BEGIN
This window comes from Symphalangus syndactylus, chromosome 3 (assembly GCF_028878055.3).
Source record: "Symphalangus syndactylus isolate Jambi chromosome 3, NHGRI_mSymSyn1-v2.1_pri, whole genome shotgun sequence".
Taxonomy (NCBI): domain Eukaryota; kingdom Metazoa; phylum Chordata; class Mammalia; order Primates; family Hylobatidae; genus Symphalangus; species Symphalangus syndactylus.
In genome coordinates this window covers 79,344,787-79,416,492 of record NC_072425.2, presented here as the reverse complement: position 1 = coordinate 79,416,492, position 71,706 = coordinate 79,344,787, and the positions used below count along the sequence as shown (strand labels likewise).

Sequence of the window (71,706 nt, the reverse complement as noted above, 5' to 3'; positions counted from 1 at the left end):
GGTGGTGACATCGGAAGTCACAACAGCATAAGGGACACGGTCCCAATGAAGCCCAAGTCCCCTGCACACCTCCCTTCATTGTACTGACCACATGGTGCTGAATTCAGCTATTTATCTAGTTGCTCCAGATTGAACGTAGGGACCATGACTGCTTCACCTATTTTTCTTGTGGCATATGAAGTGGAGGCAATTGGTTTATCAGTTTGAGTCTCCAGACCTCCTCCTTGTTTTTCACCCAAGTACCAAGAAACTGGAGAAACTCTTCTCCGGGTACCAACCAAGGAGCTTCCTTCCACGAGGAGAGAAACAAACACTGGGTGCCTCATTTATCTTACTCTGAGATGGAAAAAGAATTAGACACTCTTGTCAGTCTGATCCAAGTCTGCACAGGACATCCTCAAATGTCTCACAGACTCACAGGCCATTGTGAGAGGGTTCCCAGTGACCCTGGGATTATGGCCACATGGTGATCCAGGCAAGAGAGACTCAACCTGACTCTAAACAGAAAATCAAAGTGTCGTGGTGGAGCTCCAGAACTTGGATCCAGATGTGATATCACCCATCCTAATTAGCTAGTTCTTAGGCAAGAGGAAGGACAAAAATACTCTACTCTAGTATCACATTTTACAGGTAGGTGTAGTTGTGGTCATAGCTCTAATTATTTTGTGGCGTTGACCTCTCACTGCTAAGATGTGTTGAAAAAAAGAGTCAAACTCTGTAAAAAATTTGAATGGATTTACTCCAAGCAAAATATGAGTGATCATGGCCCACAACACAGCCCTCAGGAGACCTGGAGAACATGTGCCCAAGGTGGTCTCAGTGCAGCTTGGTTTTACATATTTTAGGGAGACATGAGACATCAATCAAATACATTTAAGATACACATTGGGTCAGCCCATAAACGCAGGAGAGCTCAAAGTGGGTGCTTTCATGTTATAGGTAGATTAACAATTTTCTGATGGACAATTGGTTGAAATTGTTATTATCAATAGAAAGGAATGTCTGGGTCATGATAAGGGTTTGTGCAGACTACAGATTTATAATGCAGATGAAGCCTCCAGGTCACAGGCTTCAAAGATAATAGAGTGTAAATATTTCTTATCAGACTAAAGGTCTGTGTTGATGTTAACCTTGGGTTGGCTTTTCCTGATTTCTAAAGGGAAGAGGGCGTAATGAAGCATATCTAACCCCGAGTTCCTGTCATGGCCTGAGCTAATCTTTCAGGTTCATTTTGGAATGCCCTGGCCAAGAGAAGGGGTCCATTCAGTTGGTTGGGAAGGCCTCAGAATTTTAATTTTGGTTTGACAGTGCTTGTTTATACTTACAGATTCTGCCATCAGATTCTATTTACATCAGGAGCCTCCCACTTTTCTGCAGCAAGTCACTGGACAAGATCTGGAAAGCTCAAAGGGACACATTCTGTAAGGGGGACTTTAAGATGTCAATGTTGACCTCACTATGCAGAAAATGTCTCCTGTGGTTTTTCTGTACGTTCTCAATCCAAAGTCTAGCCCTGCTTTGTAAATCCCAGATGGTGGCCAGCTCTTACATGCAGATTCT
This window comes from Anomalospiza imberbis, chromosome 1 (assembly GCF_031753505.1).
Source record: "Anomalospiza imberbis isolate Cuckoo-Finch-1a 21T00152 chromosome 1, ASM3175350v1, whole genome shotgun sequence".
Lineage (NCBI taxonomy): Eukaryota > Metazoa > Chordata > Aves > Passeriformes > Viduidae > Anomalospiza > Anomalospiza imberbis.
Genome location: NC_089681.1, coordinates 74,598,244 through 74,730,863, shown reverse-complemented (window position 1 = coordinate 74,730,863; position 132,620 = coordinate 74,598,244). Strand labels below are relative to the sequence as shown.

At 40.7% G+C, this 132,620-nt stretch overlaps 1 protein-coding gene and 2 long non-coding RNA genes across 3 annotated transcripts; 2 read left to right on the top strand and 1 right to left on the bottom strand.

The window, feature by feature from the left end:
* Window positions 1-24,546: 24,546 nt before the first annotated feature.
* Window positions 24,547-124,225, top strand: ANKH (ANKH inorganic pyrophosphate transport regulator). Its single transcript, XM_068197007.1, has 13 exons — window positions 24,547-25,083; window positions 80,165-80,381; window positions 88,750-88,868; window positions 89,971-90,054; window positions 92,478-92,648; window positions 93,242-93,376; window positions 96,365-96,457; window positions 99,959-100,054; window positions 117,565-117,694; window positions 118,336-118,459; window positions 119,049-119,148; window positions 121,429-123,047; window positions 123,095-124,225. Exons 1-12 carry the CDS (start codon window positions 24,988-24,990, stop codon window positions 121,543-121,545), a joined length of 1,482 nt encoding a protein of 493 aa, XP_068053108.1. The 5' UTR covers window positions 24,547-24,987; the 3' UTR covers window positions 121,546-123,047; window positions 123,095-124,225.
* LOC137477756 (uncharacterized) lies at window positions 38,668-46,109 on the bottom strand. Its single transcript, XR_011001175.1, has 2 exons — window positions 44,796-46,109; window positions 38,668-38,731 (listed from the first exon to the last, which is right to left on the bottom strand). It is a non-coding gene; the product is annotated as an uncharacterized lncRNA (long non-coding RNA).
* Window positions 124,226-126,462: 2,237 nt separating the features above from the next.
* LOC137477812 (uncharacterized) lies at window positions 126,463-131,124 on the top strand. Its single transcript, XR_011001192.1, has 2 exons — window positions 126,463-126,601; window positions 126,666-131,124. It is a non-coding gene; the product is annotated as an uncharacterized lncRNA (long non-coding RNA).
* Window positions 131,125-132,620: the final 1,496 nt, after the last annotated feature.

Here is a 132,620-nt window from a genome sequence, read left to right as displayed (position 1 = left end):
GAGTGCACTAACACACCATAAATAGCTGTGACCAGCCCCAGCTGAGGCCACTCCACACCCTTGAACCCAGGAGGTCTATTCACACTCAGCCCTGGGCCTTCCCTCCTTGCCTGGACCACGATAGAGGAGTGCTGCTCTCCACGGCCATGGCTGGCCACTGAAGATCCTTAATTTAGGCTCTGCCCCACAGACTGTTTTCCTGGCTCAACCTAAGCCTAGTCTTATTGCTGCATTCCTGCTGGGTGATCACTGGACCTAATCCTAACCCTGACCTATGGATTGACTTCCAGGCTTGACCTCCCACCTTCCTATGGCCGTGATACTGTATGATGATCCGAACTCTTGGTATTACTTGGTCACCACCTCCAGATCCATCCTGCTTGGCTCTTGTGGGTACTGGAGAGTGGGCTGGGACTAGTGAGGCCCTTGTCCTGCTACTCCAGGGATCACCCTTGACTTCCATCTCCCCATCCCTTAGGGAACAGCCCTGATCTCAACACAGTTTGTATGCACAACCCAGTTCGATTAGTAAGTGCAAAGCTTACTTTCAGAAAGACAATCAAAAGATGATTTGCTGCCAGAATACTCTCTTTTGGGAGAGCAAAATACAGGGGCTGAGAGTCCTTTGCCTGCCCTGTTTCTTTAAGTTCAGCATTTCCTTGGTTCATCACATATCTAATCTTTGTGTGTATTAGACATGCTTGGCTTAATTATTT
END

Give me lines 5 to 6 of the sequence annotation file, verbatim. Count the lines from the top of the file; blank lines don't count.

Sequence of the window (71,706 nt, the reverse complement as noted above, 5' to 3'; positions counted from 1 at the left end):
GGTGGTGACATCGGAAGTCACAACAGCATAAGGGACACGGTCCCAATGAAGCCCAAGTCCCCTGCACACCTCCCTTCATTGTACTGACCACATGGTGCTGAATTCAGCTATTTATCTAGTTGCTCCAGATTGAACGTAGGGACCATGACTGCTTCACCTATTTTTCTTGTGGCATATGAAGTGGAGGCAATTGGTTTATCAGTTTGAGTCTCCAGACCTCCTCCTTGTTTTTCACCCAAGTACCAAGAAACTGGAGAAACTCTTCTCCGGGTACCAACCAAGGAGCTTCCTTCCACGAGGAGAGAAACAAACACTGGGTGCCTCATTTATCTTACTCTGAGATGGAAAAAGAATTAGACACTCTTGTCAGTCTGATCCAAGTCTGCACAGGACATCCTCAAATGTCTCACAGACTCACAGGCCATTGTGAGAGGGTTCCCAGTGACCCTGGGATTATGGCCACATGGTGATCCAGGCAAGAGAGACTCAACCTGACTCTAAACAGAAAATCAAAGTGTCGTGGTGGAGCTCCAGAACTTGGATCCAGATGTGATATCACCCATCCTAATTAGCTAGTTCTTAGGCAAGAGGAAGGACAAAAATACTCTACTCTAGTATCACATTTTACAGGTAGGTGTAGTTGTGGTCATAGCTCTAATTATTTTGTGGCGTTGACCTCTCACTGCTAAGATGTGTTGAAAAAAAGAGTCAAACTCTGTAAAAAATTTGAATGGATTTACTCCAAGCAAAATATGAGTGATCATGGCCCACAACACAGCCCTCAGGAGACCTGGAGAACATGTGCCCAAGGTGGTCTCAGTGCAGCTTGGTTTTACATATTTTAGGGAGACATGAGACATCAATCAAATACATTTAAGATACACATTGGGTCAGCCCATAAACGCAGGAGAGCTCAAAGTGGGTGCTTTCATGTTATAGGTAGATTAACAATTTTCTGATGGACAATTGGTTGAAATTGTTATTATCAATAGAAAGGAATGTCTGGGTCATGATAAGGGTTTGTGCAGACTACAGATTTATAATGCAGATGAAGCCTCCAGGTCACAGGCTTCAAAGATAATAGAGTGTAAATATTTCTTATCAGACTAAAGGTCTGTGTTGATGTTAACCTTGGGTTGGCTTTTCCTGATTTCTAAAGGGAAGAGGGCGTAATGAAGCATATCTAACCCCGAGTTCCTGTCATGGCCTGAGCTAATCTTTCAGGTTCATTTTGGAATGCCCTGGCCAAGAGAAGGGGTCCATTCAGTTGGTTGGGAAGGCCTCAGAATTTTAATTTTGGTTTGACAGTGCTTGTTTATACTTACAGATTCTGCCATCAGATTCTATTTACATCAGGAGCCTCCCACTTTTCTGCAGCAAGTCACTGGACAAGATCTGGAAAGCTCAAAGGGACACATTCTGTAAGGGGGACTTTAAGATGTCAATGTTGACCTCACTATGCAGAAAATGTCTCCTGTGGTTTTTCTGTACGTTCTCAATCCAAAGTCTAGCCCTGCTTTGTAAATCCCAGATGGTGGCCAGCTCTTACATGCAGATTCT